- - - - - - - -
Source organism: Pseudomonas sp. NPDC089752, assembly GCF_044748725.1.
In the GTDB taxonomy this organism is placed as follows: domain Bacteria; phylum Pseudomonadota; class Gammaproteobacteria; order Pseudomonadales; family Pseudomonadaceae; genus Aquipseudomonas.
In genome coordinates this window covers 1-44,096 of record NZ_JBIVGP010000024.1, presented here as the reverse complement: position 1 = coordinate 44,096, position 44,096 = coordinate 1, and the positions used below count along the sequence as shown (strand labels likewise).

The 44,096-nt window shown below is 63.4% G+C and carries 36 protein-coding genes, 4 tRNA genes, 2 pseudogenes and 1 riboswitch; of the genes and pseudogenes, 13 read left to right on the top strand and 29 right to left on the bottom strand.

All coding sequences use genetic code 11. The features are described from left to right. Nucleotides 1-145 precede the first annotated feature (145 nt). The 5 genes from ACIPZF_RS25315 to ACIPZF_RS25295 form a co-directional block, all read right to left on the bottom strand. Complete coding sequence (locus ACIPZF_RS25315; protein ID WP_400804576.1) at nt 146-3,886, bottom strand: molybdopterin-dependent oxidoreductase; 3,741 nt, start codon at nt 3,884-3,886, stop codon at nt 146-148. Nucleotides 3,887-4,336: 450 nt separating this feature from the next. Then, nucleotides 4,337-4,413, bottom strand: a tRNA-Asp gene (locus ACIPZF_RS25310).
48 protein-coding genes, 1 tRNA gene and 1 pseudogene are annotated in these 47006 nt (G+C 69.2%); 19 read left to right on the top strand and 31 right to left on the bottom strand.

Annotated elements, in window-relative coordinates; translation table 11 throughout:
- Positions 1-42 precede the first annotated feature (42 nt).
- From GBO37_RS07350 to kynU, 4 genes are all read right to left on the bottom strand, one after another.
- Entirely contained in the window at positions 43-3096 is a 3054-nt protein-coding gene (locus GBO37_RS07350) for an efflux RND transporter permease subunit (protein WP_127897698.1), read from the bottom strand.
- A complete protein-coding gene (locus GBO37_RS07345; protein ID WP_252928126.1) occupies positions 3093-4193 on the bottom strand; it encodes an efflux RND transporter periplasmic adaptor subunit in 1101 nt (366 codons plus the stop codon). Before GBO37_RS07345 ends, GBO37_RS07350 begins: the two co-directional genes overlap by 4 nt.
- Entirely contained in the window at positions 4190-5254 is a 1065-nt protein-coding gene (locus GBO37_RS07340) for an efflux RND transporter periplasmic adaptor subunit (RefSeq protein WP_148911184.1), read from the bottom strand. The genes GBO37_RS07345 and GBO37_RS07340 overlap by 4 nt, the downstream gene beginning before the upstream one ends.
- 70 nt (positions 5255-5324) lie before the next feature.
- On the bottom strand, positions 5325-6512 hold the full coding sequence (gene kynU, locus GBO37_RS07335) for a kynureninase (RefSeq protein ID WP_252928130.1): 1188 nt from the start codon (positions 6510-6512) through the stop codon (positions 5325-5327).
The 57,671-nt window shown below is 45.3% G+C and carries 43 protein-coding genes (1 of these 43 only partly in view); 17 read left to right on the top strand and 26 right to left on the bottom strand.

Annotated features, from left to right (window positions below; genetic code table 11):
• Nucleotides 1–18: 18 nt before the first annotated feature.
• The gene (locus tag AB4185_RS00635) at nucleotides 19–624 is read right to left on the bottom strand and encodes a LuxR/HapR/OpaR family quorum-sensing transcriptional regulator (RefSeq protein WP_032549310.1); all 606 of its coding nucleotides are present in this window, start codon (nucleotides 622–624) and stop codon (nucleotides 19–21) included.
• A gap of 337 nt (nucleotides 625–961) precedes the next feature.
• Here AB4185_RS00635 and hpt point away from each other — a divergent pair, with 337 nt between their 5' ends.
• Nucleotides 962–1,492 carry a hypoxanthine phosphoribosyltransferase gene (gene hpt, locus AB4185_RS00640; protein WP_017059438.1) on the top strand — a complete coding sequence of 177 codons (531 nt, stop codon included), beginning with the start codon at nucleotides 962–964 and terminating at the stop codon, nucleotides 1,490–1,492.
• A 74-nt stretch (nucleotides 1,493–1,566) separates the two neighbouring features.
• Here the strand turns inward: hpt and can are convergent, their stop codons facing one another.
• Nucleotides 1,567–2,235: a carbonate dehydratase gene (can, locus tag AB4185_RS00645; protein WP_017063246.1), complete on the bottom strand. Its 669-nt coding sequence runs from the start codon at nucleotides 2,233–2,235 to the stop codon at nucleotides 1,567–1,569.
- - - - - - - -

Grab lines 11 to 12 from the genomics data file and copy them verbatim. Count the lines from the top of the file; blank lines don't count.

- A complete protein-coding gene (locus GBO37_RS07345; protein ID WP_252928126.1) occupies positions 3093-4193 on the bottom strand; it encodes an efflux RND transporter periplasmic adaptor subunit in 1101 nt (366 codons plus the stop codon). Before GBO37_RS07345 ends, GBO37_RS07350 begins: the two co-directional genes overlap by 4 nt.
- Entirely contained in the window at positions 4190-5254 is a 1065-nt protein-coding gene (locus GBO37_RS07340) for an efflux RND transporter periplasmic adaptor subunit (RefSeq protein WP_148911184.1), read from the bottom strand. The genes GBO37_RS07345 and GBO37_RS07340 overlap by 4 nt, the downstream gene beginning before the upstream one ends.